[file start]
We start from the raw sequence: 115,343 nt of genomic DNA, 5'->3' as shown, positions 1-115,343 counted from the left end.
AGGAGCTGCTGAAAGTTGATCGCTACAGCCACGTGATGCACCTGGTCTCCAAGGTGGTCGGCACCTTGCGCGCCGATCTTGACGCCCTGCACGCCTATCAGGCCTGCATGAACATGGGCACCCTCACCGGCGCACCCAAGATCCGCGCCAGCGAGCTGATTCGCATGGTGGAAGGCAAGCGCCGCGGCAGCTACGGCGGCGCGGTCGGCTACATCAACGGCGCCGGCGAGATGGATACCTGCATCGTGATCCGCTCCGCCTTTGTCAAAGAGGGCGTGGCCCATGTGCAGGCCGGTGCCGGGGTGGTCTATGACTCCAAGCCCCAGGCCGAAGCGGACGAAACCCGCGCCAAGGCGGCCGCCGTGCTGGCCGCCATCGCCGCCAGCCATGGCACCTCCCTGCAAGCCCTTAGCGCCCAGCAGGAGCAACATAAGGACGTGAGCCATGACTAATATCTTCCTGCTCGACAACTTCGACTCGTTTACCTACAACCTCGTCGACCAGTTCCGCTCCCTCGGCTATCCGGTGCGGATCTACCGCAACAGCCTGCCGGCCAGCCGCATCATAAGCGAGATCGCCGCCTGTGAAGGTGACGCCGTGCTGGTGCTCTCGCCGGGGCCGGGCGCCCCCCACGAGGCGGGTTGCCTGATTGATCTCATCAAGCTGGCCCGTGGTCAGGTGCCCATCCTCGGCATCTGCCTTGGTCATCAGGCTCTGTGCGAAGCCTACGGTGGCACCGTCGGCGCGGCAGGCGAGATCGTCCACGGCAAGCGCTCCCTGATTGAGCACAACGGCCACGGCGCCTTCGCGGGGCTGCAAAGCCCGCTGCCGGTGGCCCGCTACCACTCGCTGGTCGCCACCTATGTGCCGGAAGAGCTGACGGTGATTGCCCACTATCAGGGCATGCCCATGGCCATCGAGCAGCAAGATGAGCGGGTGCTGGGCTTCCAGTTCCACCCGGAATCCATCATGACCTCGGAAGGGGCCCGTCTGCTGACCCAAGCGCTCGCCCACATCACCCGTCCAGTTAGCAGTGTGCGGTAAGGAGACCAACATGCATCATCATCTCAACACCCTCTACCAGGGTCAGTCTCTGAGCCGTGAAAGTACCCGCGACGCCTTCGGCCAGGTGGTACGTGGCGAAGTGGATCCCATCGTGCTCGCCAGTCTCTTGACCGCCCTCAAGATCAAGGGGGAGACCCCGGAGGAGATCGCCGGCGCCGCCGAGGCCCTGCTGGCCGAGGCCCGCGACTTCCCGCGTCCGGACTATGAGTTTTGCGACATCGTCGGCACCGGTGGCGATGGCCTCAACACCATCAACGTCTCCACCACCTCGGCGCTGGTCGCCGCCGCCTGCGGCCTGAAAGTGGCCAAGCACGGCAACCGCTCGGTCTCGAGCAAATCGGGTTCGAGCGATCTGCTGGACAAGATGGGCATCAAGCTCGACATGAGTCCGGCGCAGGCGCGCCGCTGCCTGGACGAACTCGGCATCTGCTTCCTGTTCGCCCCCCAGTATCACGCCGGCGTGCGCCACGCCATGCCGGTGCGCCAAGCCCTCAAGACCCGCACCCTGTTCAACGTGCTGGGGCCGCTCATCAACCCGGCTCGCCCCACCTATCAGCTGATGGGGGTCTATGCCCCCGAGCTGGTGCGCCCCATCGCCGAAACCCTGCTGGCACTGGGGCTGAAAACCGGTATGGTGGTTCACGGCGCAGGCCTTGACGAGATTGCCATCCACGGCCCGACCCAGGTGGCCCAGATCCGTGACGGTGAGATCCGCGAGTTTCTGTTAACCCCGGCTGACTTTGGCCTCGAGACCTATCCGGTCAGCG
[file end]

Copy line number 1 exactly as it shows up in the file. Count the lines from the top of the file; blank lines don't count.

We start from the raw sequence: 115,343 nt of genomic DNA, 5'->3' as shown, positions 1-115,343 counted from the left end.